Freedom of Speech: Does not justify being a douche

A recent exchange of… let’s call them opinions… on my Facebook page got me thinking about the concept of free speech.

The short-form background is that I shared an article about the Salvation Army’s clear anti-gay agenda, and alluded to the fact that I will not and do not support this organization.  A Facebook… let’s say acquaintance… of mine then openly endorsed ol’ Sally Ann’s platform.  Upon clarifying this… opinion, I promptly deleted the comments.  I did not think Facebook was the appropriate forum to engage in such a debate nor did I want my profile associated with that kind of sentiment. 

Of course, my censorship of my profile was met in protest: “well, so much for freedom of speech!”

I deleted the protest, too.


The answer is two-fold: (1) Because the term “freedom of speech” is not actually a legitimate cover for racist, sexist or otherwise hateful remarks; and (2) because my personal profile doesn’t apply to this concept, even if it were valid.

Trusty Wikipedia tells me that “freedom of speech” generally is “the concept of the inherent human right to voice one’s opinion publicly without fear of censorship or punishment”.

Well, let me tell you, had I left that comment up there much longer, punishment certainly would have ensued.  I received a handful of texts and others messages about it by the time I’d even noticed it.

On top of the blanket notion of freedom of speech, is the Canadian definition.  The Canadian Charter of Rights and Freedoms guarantees each citizen the freedom of thought, belief, expression, opinion and media.  But there’s a BUT: subject only to such reasonable limits prescribed by law as can be demonstrably justified in a free and democratic society.

Read that last part again in case you’re not following.  “Reasonable limits prescribed by law.”

To elaborate, no, in Canada you actually are not entitled to spew any inane thing that pops into your head.  You can’t publish false information.  You can’t incite genocide.  You can’t promote hatred against other people based on their race, religion, sexual orientation, or ethnic origin. 

We do not have an absolutist, American-style, First Amendment freedom of speech where even hate speech is generally permitted.  Certain types of speech have consequences under our Criminal Code.

Of course, let us pause for the obligatory Voltaire quote: “I disapprove of what you say, but I will defend to the death your right to say it.”  Reciting this almost seems mandatory in discussions about freedom of speech does it not?  (Irony.)  However, in social situations, good sense and common courtesy should dictate that just because you can say something doesn’t always mean you should.  Lincoln is credited with saying “Better to remain silent and be thought a fool than to speak out and remove all doubt.”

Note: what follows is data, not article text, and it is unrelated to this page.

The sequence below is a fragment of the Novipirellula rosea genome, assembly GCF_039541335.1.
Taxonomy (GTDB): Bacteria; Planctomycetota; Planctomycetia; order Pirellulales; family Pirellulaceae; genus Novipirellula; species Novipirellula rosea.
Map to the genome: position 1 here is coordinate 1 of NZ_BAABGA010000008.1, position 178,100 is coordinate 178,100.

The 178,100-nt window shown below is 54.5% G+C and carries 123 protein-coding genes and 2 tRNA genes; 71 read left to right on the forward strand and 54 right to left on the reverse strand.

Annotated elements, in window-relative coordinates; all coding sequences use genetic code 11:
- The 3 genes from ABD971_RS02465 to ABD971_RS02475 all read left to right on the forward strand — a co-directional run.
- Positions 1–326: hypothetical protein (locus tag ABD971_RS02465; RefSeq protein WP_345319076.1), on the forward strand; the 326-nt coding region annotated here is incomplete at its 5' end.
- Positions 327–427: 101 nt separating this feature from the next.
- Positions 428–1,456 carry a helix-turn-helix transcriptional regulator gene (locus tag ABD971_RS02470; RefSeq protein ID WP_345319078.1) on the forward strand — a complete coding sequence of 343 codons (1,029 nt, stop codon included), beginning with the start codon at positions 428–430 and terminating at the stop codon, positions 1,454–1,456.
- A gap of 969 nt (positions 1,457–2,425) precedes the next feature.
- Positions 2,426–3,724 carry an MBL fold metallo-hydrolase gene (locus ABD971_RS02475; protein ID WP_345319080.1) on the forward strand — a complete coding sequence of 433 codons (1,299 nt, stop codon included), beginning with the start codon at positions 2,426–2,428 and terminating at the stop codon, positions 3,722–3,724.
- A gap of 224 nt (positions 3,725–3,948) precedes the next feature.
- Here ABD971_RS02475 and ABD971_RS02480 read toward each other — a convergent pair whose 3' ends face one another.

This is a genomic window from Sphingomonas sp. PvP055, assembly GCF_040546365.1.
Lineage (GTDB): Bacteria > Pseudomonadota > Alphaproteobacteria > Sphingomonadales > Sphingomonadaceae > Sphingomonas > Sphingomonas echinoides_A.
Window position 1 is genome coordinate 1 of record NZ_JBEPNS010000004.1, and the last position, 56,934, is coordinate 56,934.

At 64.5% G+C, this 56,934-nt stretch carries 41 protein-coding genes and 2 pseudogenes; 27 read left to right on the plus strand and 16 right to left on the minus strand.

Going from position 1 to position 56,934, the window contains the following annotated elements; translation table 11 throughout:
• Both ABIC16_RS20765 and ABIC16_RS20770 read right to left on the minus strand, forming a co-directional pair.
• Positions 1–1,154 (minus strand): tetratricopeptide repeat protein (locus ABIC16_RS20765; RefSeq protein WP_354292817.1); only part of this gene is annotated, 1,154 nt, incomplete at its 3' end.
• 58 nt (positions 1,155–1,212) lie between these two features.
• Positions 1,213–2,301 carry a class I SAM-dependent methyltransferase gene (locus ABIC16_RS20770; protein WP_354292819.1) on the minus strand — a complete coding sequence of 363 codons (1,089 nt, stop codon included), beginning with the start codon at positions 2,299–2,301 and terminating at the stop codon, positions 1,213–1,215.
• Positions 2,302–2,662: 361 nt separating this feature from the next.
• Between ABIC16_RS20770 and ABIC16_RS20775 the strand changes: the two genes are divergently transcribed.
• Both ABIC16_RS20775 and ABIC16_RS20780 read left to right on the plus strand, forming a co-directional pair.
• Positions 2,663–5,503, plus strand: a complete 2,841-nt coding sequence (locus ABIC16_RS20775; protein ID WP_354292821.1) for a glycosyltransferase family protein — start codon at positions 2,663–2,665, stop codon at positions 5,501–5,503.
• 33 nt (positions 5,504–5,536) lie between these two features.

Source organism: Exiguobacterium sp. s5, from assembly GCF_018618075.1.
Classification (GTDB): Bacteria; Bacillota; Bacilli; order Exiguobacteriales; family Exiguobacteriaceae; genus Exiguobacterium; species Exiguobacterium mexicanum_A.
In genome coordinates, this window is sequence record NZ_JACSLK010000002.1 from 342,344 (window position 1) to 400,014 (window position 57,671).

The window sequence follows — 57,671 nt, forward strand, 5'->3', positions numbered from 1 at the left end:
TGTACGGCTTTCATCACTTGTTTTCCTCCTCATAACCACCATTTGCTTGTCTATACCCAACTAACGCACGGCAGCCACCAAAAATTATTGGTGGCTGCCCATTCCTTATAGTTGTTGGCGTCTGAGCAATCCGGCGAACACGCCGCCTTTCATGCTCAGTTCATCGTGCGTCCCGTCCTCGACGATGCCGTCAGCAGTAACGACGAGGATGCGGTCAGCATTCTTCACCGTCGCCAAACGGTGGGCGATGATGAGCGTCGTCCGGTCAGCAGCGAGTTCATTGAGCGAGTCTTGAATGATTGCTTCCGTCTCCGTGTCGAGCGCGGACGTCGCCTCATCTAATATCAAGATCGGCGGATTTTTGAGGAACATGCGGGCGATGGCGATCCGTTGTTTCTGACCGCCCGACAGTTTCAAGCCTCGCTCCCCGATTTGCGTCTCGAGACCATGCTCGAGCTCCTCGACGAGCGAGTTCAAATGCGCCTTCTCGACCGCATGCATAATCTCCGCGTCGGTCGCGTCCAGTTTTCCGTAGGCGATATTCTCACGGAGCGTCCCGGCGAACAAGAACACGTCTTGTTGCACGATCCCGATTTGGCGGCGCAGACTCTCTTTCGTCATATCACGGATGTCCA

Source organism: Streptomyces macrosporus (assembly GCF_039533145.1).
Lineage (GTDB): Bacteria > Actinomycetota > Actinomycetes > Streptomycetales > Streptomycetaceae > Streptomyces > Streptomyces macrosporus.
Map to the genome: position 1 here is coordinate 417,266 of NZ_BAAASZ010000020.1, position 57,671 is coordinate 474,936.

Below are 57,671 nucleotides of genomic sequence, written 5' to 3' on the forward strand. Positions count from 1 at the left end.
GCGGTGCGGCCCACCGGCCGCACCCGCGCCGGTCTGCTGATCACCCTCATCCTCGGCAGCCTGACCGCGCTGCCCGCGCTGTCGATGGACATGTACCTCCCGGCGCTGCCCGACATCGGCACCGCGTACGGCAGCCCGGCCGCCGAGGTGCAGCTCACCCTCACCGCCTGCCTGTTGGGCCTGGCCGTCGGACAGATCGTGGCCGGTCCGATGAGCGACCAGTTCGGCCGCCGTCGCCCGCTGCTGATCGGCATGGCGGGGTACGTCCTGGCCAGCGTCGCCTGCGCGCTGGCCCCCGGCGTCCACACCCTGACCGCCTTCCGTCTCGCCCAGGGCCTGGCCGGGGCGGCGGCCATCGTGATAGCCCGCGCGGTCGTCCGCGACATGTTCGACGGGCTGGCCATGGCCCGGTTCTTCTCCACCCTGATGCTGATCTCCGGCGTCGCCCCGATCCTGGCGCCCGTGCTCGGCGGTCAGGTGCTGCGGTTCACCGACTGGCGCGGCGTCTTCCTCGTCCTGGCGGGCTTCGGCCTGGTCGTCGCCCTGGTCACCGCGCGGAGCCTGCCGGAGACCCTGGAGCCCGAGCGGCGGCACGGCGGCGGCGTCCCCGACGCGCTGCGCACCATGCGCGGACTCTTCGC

This brings me to the other almost cliché point to be made in the course of this discussion, which is that you still cannot “falsely [shout] fire in a crowded theatre”.  That’s Oliver Wendell Holmes, Jr., an American Supreme Court Justice who is long deceased.  On the American notion of free speech, it means there are still limits to speech that is dangerous, reckless, malicious or false, and that serves no conceivable useful purpose.  So no, you can’t incite riots below the border, either, and you can still be sued for slander and defamation.

So can you say whatever you want up here in the Great White North?  No, technically you cannot.  I imagine (hope) you can still say most of the things you want to say; we’re just asking that you keep your bigotry to yourself – talkin’ to you, Ms. Coulter.  We distinguish between discourse and discrimination.  This means that you certainly can walk around town with your unfavourable, controversial, or questionable ideas on a sandwich board if you like; you just can’t promote hatred or contempt towards others while doing so.  Given that Canadians are renowned for politeness, and tend to follow the British way of doing things, this really shouldn’t surprise anyone.

And while some of our neighbours to the south bemoan and ridicule our lack of a no-holds-barred freedom of speech policy, I can only smile as f-bombs and nudity abound on CBC on your average weeknight (warning: this may be hyperbole), while their censors block out “Goddamn”.

Do I think the Canadian fine print leaves us better off?  Hells yes.  I honestly do not believe I have missed out on any significant truths or revelations by being deprived of certain Holocaust-denying treatises and whatnot.  Yet, despite our free speech “restrictions”, I am still aware of these fringe groups and their general platforms, so obviously they’re not that restricted. 

Of course I’m not looking to silence differing opinions, but we need rational thought, discussion and discourse to be productive.  You may not (likely won’t) change anyone’s mind when debating those big-ticket, über-controversial issues, but if you stick to rational, logical arguments and information you might just learn something or teach someone.  Blind, short-sighted, shallow statements that stem from nothing but hate, prejudice and misinformation, however, can be left to the wayside.

The bottom line here?  “Freedom of speech” doesn’t actually apply the way certain folks wish/think it did, especially in Canada, so I’d really like to stop seeing the concept abused; it’s not a free pass for douchebaggery.

Additionally, the only jurisdiction my Facebook profile is under is the Law of Me, so I’ll censor as I see fit.  Being that my blog here has less of an association with my personal life and identity, I will let more things fly in the comments section, so I encourage you to test boundaries.  Unless you’re posting spam, that is – talking to you homeopathic medicine peddlers.

No snowflake in an avalanche ever feels responsible.
-Also Voltaire